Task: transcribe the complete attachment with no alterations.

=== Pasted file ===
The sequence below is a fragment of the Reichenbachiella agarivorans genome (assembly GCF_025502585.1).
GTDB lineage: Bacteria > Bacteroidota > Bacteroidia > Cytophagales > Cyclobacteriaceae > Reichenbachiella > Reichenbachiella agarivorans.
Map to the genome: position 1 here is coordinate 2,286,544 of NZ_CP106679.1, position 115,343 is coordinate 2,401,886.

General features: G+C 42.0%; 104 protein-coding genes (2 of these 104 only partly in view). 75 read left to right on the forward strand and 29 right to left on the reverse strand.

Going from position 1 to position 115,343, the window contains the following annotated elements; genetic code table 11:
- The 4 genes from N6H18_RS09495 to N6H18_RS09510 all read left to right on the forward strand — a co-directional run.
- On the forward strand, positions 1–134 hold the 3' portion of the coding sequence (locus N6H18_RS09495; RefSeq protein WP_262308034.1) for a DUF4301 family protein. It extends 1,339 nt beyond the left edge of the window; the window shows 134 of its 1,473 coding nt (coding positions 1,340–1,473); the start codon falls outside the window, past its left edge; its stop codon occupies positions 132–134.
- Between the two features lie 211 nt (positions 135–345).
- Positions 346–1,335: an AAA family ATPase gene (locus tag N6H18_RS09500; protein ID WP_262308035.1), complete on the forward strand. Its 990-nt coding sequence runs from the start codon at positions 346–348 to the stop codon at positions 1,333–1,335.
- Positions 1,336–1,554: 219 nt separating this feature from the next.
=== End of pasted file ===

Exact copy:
The sequence below is a fragment of the Reichenbachiella agarivorans genome (assembly GCF_025502585.1).
GTDB lineage: Bacteria > Bacteroidota > Bacteroidia > Cytophagales > Cyclobacteriaceae > Reichenbachiella > Reichenbachiella agarivorans.
Map to the genome: position 1 here is coordinate 2,286,544 of NZ_CP106679.1, position 115,343 is coordinate 2,401,886.

General features: G+C 42.0%; 104 protein-coding genes (2 of these 104 only partly in view). 75 read left to right on the forward strand and 29 right to left on the reverse strand.

Going from position 1 to position 115,343, the window contains the following annotated elements; genetic code table 11:
- The 4 genes from N6H18_RS09495 to N6H18_RS09510 all read left to right on the forward strand — a co-directional run.
- On the forward strand, positions 1–134 hold the 3' portion of the coding sequence (locus N6H18_RS09495; RefSeq protein WP_262308034.1) for a DUF4301 family protein. It extends 1,339 nt beyond the left edge of the window; the window shows 134 of its 1,473 coding nt (coding positions 1,340–1,473); the start codon falls outside the window, past its left edge; its stop codon occupies positions 132–134.
- Between the two features lie 211 nt (positions 135–345).
- Positions 346–1,335: an AAA family ATPase gene (locus tag N6H18_RS09500; protein ID WP_262308035.1), complete on the forward strand. Its 990-nt coding sequence runs from the start codon at positions 346–348 to the stop codon at positions 1,333–1,335.
- Positions 1,336–1,554: 219 nt separating this feature from the next.